Targets="DeployDatabase" />
        <Message Text="Deploy 1 Done" />
    <Target Name="DeployNumber2">
        <MSBuild Projects="$(MSBuildProjectFile)" Properties="DBName=Database2;DBUser=UserForInstance2;"
                Targets="DeployDatabase" />
        <Message Text="Deploy 2 Done" />
    <Target Name="DeployDatabase">
        <MSBuild Projects="buildDatabase.proj" Properties="DBName=$(DBName)" />
        <Exec Command="sqlcmd.exe -S (local) -d $(DBName) -Q &quot;CREATE USER [$(DBUser)] FOR LOGIN [$(DBUser)]&quot; -E -b -I" />
        <Exec Command="sqlcmd.exe -S (local) -d $(DBName) -Q &quot;EXEC sp_addrolemember N'db_owner', N'$(DBUser)'&quot; -E -b -I" />

Saturday, November 17, 2007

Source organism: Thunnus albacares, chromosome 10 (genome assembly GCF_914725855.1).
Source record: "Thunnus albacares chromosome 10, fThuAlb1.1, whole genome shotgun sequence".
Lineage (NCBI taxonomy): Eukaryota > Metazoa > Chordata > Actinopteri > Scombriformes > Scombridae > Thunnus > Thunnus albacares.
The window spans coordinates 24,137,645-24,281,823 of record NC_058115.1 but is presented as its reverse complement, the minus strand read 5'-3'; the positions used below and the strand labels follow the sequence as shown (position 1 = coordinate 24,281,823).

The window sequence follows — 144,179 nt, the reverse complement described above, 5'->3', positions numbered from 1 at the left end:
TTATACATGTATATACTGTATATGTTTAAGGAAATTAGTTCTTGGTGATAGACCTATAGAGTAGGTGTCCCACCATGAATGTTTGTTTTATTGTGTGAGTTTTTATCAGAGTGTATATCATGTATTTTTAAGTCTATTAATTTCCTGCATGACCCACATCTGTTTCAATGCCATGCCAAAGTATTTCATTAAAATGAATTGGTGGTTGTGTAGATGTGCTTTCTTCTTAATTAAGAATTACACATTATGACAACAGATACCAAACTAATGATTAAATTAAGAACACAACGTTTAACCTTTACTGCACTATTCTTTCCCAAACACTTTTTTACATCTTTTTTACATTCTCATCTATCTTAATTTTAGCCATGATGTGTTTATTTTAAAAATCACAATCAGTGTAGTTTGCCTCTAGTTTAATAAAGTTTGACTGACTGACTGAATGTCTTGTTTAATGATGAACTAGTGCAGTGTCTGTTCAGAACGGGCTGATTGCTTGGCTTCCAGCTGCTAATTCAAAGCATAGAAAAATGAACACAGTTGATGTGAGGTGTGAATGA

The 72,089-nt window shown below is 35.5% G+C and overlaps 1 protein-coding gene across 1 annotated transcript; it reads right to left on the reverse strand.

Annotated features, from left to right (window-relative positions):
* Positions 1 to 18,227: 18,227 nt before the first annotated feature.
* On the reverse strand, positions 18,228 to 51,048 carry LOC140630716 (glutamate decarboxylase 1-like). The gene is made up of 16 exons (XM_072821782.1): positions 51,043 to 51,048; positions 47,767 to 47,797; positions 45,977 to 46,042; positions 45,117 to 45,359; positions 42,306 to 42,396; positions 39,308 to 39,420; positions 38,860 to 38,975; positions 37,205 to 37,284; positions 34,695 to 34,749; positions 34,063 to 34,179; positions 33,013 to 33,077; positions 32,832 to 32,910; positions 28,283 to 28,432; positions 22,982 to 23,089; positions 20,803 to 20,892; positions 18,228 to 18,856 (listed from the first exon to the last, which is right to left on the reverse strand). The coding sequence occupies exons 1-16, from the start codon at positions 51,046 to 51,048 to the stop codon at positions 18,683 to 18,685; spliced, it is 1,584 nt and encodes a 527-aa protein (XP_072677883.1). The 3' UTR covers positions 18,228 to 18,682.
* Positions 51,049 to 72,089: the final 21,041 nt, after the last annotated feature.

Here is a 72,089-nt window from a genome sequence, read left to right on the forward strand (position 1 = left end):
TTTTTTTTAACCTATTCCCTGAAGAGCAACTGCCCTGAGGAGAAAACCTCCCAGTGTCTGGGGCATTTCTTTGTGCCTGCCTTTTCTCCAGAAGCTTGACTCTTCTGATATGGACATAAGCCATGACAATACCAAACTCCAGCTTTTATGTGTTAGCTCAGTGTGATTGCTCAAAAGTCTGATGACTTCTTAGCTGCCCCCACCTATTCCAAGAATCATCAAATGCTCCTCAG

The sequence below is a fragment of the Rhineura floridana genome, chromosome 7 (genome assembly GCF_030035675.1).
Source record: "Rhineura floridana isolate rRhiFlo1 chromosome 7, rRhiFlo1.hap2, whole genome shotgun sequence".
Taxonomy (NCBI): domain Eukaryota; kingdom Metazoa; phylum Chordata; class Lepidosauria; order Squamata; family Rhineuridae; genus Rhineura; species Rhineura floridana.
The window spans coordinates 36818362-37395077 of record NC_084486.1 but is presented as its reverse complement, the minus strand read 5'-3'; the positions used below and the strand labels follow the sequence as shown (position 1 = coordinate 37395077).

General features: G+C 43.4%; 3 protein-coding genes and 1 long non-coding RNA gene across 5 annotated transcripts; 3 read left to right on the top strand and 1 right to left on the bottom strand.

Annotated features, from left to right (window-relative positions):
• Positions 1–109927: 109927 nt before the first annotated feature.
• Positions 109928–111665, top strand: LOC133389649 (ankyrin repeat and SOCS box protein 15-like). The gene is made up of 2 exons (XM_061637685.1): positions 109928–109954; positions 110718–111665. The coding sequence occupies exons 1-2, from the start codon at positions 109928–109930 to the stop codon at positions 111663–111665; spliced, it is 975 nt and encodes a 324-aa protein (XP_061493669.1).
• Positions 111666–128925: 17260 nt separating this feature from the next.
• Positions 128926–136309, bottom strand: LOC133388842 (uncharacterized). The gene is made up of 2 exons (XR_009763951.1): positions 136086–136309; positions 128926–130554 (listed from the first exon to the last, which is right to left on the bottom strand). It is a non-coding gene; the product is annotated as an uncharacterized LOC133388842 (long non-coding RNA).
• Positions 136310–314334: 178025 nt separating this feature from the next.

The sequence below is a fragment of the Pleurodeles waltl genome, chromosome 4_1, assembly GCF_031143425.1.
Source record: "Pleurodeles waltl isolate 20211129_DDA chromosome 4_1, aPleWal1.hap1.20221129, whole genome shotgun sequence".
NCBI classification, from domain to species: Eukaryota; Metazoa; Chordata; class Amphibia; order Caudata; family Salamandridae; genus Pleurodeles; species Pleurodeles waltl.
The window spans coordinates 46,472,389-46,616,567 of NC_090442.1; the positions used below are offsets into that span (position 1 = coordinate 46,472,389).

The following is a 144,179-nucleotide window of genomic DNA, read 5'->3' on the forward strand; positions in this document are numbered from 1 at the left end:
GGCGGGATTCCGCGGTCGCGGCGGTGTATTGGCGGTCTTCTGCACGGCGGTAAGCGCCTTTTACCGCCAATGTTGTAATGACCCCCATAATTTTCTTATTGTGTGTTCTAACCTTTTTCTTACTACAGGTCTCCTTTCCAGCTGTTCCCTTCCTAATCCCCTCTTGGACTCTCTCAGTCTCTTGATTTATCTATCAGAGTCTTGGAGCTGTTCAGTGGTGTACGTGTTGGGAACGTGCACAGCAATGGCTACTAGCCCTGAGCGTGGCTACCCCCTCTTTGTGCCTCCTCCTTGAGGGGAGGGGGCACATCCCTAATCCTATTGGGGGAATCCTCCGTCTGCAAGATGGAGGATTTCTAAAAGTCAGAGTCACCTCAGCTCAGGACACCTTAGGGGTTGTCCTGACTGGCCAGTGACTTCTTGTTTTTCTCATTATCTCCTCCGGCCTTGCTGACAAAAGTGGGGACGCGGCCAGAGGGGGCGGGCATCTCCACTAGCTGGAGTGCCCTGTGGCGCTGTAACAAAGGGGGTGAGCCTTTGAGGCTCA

Event Validation in ASP.NET

Recently at work, we ran into an issue where we needed to turn Page.EnableEventValidation on in our application.  Yes, would you believe it, we had to turn it ON.  Why did we have it off, you ask?  Because when we migrated our app from 1.1 to 2.0, we didn't have the time to diagnose and fix the issues caused by leaving the event validation on.

Not only didn't we have the time to find out what was causing it, we didn't have the time to do the research as to what event validation is, and why it's there.  Well, 2 years later, and I've made time to figure out what it is.

The purpose of event validation is to ensure that the posted value(s) of select lists are values that came from the application, and aren't something that has been injected into the page using malicious client script.